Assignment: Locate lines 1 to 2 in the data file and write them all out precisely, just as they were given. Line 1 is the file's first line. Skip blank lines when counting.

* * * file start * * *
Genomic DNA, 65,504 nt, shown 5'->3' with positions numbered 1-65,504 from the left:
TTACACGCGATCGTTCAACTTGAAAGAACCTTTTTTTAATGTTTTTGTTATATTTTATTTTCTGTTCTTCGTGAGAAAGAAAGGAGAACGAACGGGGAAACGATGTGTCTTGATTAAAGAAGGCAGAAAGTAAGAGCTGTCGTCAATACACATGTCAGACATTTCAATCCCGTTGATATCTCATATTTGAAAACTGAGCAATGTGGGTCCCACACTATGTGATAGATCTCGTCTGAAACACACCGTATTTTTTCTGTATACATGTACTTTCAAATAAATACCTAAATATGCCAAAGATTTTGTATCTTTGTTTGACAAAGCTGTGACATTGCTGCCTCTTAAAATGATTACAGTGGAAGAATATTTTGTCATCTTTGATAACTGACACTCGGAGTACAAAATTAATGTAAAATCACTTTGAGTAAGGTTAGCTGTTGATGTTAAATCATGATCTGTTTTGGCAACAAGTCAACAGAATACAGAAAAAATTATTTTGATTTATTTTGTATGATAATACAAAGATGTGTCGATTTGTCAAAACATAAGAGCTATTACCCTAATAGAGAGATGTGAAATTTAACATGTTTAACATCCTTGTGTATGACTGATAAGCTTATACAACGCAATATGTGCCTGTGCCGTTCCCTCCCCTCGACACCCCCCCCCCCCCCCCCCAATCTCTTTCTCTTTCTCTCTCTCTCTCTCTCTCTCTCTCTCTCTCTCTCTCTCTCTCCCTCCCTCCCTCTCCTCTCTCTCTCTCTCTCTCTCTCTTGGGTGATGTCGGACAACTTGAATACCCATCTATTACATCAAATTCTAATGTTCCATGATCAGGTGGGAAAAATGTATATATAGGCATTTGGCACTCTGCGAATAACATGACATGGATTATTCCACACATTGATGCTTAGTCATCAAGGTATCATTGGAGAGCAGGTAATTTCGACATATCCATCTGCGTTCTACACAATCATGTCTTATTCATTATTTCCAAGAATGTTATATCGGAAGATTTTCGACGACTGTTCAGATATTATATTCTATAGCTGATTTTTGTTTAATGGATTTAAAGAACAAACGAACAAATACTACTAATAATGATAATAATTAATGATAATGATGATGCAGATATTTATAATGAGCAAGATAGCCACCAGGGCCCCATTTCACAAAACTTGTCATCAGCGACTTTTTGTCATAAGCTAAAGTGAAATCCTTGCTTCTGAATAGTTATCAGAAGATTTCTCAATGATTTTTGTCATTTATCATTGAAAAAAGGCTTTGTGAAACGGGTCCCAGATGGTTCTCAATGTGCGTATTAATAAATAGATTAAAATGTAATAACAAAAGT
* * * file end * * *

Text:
Genomic DNA, 65,504 nt, shown 5'->3' with positions numbered 1-65,504 from the left:
TTACACGCGATCGTTCAACTTGAAAGAACCTTTTTTTAATGTTTTTGTTATATTTTATTTTCTGTTCTTCGTGAGAAAGAAAGGAGAACGAACGGGGAAACGATGTGTCTTGATTAAAGAAGGCAGAAAGTAAGAGCTGTCGTCAATACACATGTCAGACATTTCAATCCCGTTGATATCTCATATTTGAAAACTGAGCAATGTGGGTCCCACACTATGTGATAGATCTCGTCTGAAACACACCGTATTTTTTCTGTATACATGTACTTTCAAATAAATACCTAAATATGCCAAAGATTTTGTATCTTTGTTTGACAAAGCTGTGACATTGCTGCCTCTTAAAATGATTACAGTGGAAGAATATTTTGTCATCTTTGATAACTGACACTCGGAGTACAAAATTAATGTAAAATCACTTTGAGTAAGGTTAGCTGTTGATGTTAAATCATGATCTGTTTTGGCAACAAGTCAACAGAATACAGAAAAAATTATTTTGATTTATTTTGTATGATAATACAAAGATGTGTCGATTTGTCAAAACATAAGAGCTATTACCCTAATAGAGAGATGTGAAATTTAACATGTTTAACATCCTTGTGTATGACTGATAAGCTTATACAACGCAATATGTGCCTGTGCCGTTCCCTCCCCTCGACACCCCCCCCCCCCCCCCCCAATCTCTTTCTCTTTCTCTCTCTCTCTCTCTCTCTCTCTCTCTCTCTCTCTCTCTCTCCCTCCCTCCCTCTCCTCTCTCTCTCTCTCTCTCTCTCTTGGGTGATGTCGGACAACTTGAATACCCATCTATTACATCAAATTCTAATGTTCCATGATCAGGTGGGAAAAATGTATATATAGGCATTTGGCACTCTGCGAATAACATGACATGGATTATTCCACACATTGATGCTTAGTCATCAAGGTATCATTGGAGAGCAGGTAATTTCGACATATCCATCTGCGTTCTACACAATCATGTCTTATTCATTATTTCCAAGAATGTTATATCGGAAGATTTTCGACGACTGTTCAGATATTATATTCTATAGCTGATTTTTGTTTAATGGATTTAAAGAACAAACGAACAAATACTACTAATAATGATAATAATTAATGATAATGATGATGCAGATATTTATAATGAGCAAGATAGCCACCAGGGCCCCATTTCACAAAACTTGTCATCAGCGACTTTTTGTCATAAGCTAAAGTGAAATCCTTGCTTCTGAATAGTTATCAGAAGATTTCTCAATGATTTTTGTCATTTATCATTGAAAAAAGGCTTTGTGAAACGGGTCCCAGATGGTTCTCAATGTGCGTATTAATAAATAGATTAAAATGTAATAACAAAAGT